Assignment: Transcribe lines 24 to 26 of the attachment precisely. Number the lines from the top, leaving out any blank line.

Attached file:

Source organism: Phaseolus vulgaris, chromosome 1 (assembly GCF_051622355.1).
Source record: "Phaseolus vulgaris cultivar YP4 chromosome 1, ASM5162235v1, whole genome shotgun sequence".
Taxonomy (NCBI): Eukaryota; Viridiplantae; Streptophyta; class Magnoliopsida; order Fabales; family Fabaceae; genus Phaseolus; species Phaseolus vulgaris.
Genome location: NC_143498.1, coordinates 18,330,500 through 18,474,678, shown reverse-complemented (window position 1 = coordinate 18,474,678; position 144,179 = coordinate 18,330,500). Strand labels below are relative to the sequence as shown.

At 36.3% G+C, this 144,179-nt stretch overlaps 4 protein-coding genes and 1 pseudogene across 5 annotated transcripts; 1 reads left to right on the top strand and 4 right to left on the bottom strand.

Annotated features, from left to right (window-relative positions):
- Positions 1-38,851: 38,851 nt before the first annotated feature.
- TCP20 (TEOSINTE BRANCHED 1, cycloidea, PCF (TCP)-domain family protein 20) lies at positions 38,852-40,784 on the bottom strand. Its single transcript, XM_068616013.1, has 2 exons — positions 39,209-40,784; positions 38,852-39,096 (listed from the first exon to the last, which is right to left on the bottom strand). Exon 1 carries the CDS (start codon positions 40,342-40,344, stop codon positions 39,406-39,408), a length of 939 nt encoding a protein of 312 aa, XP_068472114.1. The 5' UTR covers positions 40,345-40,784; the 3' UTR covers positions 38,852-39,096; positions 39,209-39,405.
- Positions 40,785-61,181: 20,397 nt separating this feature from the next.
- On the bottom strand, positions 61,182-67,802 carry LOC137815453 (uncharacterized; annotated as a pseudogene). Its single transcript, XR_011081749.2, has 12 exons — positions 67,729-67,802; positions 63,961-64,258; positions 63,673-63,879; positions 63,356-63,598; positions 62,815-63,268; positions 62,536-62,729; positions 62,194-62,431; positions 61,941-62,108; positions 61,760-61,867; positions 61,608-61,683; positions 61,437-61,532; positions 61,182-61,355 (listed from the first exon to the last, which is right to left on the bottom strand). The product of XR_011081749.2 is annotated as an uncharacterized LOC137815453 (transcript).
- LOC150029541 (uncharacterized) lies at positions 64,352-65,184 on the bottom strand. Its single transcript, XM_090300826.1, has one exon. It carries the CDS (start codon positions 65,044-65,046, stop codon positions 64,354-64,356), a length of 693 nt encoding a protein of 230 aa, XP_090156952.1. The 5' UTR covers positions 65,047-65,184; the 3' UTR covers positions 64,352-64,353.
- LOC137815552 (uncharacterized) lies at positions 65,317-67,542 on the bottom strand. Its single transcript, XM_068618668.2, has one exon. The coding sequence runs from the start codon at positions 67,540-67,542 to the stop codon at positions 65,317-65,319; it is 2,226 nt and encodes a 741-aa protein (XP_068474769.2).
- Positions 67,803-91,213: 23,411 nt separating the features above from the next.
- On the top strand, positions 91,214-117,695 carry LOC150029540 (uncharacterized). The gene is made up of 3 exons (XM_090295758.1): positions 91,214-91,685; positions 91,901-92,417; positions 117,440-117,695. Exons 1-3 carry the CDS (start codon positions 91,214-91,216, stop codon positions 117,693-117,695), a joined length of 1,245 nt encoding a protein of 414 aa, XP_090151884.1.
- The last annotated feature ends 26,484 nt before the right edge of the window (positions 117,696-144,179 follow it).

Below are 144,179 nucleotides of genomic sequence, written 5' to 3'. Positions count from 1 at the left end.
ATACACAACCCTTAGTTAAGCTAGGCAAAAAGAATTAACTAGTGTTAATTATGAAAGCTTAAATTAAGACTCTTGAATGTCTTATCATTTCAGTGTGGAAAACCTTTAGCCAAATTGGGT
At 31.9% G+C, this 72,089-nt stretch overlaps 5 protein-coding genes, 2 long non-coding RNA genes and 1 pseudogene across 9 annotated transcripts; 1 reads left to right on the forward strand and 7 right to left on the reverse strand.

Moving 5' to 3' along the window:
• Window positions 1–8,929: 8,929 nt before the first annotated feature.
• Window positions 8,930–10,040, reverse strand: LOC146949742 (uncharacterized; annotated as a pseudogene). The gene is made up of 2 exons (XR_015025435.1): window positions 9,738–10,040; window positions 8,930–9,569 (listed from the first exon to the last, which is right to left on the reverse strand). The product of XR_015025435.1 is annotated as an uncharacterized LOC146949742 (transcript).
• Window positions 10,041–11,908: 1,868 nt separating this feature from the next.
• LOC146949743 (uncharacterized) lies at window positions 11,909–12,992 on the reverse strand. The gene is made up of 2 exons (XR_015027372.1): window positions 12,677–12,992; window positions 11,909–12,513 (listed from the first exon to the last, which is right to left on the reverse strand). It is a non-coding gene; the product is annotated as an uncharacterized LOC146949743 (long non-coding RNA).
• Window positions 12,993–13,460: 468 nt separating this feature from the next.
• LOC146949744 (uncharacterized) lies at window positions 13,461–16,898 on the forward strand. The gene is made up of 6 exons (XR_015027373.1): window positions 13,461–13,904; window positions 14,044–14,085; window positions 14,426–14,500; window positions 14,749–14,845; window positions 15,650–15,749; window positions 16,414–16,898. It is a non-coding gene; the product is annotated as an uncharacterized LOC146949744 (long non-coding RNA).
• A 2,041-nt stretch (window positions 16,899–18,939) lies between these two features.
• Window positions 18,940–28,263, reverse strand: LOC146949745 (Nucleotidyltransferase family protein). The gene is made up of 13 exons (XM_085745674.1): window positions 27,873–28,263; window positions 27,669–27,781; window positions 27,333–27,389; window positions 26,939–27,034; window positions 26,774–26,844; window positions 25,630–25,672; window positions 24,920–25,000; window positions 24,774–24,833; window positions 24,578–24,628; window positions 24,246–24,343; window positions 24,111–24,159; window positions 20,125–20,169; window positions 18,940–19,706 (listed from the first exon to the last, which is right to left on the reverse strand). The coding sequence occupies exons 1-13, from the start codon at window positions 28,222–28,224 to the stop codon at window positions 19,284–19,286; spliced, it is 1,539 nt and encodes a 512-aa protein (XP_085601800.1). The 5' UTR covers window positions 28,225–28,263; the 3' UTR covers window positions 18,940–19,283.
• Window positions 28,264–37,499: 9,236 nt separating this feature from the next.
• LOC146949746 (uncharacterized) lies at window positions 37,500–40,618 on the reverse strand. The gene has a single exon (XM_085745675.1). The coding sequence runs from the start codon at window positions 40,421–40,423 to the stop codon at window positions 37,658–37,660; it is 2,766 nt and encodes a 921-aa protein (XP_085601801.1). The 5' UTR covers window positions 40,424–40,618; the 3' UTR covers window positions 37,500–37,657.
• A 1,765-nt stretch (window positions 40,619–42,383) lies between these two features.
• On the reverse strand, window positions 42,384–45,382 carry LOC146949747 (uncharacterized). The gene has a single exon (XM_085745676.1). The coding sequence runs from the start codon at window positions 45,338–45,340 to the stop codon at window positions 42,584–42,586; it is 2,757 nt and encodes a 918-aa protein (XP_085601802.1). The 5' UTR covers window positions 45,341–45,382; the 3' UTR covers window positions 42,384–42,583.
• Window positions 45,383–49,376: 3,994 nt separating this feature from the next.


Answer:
• Window positions 12,993–13,460: 468 nt separating this feature from the next.
• LOC146949744 (uncharacterized) lies at window positions 13,461–16,898 on the forward strand. The gene is made up of 6 exons (XR_015027373.1): window positions 13,461–13,904; window positions 14,044–14,085; window positions 14,426–14,500; window positions 14,749–14,845; window positions 15,650–15,749; window positions 16,414–16,898. It is a non-coding gene; the product is annotated as an uncharacterized LOC146949744 (long non-coding RNA).
• A 2,041-nt stretch (window positions 16,899–18,939) lies between these two features.